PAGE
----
The plaintiff, Georgia Fitzwilliams, is alleged to have been injured while a passenger in a car driven by defendant Marie Krzewinski when it was struck from the rear by a vehicle driven by defendant Carol A. O'Shaughnessy.
Subsequent to this collision the plaintiff was placed in an ambulance and as the ambulance proceeded down the highway it was involved in an accident in which the defendant Charles Lauck is alleged to have made an improper left turn in front of the ambulance. The plaintiff claims to have received further injuries as a result of this second accident.
Both accidents occurred on the same highway in Dane county. We know neither the distance nor the time interval between the two accidents. We do know that a sufficient period of time elapsed for the ambulance to arrive at the scene of the first collision, for the plaintiff to be transferred into the ambulance, and for the ambulance to proceed down the highway an unknown distance with its siren and emergency lights activated before the second collision occurred.
We are of the opinion that the trial court correctly decided that the complaint improperly joined two separate causes of action in that they do not affect all parties who have been joined as defendants.
This court has previously determined that sec. 263.04, Stats.,
"`The causes (1) must affect all the parties to the action; (2) must not require different places of trial; (3) must be separately stated.'" Caygill v. Ipsen (1965),
In the case now under consideration, although the two collisions occurred in the same county, on the same highway and on the same day, it simply cannot be said that the causes of action stated by the plaintiff "... affect all the parties to the action."
The problem of improper joinder of causes of action was considered in Caygill. Admittedly, the case now under consideration can be factually distinguished from Caygill. However, the basic fact situation is similar and the general rules and principles enunciated therein are applicable and controlling in the instant case.
In Hartwig v. Bitter (1966), 29 Wis.2d 653, 660, 661, 139 N.W.2d 644, we confirmed the rule in Caygill that a cause of action must be viewed as a grouping of facts falling into a single unit or occurrence as a lay person would view them. Here we are confronted with two separate and distinct collisions. The fact that it appears that they occurred a relatively short distance from one another makes the two collisions no more a single unit or occurrence than if they had occurred some miles apart. There may be a situation where the acts are consecutive and closely enough related in time sequence to constitute one event and therefore permit a proper joinder of causes in action, but such is not the case now before us.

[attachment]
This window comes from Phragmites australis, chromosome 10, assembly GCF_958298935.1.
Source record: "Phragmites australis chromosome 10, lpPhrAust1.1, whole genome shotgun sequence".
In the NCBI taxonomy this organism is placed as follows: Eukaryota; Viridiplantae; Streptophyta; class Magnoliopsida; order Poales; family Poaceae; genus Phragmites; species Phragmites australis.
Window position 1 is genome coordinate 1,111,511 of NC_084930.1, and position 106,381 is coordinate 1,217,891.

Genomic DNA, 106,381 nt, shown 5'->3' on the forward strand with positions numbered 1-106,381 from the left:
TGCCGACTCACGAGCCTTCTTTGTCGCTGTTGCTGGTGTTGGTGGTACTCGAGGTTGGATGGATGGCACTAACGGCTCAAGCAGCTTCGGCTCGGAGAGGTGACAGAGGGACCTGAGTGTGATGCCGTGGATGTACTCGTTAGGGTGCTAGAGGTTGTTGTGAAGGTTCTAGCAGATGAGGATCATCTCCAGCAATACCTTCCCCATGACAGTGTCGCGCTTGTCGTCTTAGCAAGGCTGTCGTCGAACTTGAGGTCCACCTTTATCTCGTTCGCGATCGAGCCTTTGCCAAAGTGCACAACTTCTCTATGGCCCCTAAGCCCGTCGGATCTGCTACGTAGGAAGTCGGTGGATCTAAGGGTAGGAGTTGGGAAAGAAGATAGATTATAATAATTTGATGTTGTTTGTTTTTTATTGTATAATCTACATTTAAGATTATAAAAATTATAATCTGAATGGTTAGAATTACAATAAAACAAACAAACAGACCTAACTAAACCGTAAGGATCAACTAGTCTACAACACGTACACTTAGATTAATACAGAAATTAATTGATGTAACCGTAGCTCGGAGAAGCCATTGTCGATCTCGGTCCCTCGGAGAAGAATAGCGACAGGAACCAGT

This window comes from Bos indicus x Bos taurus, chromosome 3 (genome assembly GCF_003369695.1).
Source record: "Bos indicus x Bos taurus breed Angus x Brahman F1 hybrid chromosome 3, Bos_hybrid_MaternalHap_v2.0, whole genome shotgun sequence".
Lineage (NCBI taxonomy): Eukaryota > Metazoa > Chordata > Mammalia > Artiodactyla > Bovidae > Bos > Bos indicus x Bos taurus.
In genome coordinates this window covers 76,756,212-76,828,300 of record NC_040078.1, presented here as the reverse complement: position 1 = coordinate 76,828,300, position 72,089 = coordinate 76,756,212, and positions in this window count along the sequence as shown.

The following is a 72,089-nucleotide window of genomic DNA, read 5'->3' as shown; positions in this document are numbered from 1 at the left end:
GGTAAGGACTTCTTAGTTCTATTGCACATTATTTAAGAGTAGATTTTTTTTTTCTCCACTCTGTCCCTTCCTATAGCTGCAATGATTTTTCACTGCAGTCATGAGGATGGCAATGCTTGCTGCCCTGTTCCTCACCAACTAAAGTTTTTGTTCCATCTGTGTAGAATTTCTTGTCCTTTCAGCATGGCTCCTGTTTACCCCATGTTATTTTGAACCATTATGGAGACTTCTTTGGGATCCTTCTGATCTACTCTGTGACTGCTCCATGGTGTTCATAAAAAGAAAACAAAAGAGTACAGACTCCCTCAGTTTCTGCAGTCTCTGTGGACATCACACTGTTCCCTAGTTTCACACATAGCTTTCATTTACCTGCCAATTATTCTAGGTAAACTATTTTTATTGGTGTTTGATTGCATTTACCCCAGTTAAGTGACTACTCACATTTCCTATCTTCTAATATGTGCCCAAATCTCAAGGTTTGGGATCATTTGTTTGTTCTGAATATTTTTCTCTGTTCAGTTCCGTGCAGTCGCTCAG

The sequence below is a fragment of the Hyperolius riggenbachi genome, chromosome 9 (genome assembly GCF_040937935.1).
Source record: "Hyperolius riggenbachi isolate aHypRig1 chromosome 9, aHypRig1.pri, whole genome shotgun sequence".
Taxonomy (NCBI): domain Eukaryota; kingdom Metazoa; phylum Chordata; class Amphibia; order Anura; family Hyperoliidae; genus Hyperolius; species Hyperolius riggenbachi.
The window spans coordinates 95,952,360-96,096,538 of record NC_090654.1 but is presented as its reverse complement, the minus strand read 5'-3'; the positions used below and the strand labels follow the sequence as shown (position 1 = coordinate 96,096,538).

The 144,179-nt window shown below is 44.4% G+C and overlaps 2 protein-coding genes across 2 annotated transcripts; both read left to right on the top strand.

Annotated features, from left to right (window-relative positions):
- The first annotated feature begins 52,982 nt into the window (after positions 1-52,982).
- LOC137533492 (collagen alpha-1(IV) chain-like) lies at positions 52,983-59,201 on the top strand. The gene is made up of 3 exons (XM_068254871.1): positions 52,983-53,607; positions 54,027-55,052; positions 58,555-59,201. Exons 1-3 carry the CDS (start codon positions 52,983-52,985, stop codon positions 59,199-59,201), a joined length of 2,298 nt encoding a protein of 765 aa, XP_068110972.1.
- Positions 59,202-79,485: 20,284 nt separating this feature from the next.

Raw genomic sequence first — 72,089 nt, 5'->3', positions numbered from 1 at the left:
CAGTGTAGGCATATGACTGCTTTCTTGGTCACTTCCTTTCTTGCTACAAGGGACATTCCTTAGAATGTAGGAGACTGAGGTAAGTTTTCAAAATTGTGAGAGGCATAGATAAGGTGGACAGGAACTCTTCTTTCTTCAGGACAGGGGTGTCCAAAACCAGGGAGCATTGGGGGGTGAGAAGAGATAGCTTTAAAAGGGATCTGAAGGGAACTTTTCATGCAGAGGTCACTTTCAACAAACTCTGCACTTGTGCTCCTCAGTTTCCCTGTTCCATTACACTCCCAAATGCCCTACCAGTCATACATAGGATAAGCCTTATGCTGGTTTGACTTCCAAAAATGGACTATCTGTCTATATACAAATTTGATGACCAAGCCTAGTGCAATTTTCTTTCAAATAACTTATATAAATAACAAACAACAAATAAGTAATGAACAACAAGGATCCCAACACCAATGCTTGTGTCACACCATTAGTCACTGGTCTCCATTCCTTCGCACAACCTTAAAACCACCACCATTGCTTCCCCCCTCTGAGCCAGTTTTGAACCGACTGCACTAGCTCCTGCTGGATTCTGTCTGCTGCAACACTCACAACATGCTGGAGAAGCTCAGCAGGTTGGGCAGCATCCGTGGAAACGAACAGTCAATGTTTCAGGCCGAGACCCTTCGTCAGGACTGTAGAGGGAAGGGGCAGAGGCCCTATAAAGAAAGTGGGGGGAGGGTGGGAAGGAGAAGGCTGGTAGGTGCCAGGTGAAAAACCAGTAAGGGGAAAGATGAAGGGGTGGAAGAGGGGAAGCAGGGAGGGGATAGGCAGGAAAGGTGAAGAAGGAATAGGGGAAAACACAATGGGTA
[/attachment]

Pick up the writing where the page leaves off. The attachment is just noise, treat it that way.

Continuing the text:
Appellants urge that one who has a collision with a vehicle could foresee that a person might be injured in that accident and ultimately ride in an ambulance which is subject to a subsequent collision. We are asked to determine that such a series of events is foreseeable and constitutes a single occurrence, thereby giving rise to but one cause of action. Such an approach to causation has long been laid to rest in Wisconsin. Pfeifer v. Standard Gateway Theater, Inc. (1952), 262 Wis. 229, 55 N.W.2d 29.
The appellants submit that if the causes of action could not be properly joined under sec. 263.04, Stats., then sec. 260.11 (1)
In conformity with prior opinions of this court we consider it to be self-evident that the parties are not barred from producing evidence arising out of either accident in either lawsuit that may be brought against the defendants individually as proof of, or in mitigation of, damages.
We conclude that the order sustaining the demurrer was properly entered.
By the Court.—Order affirmed.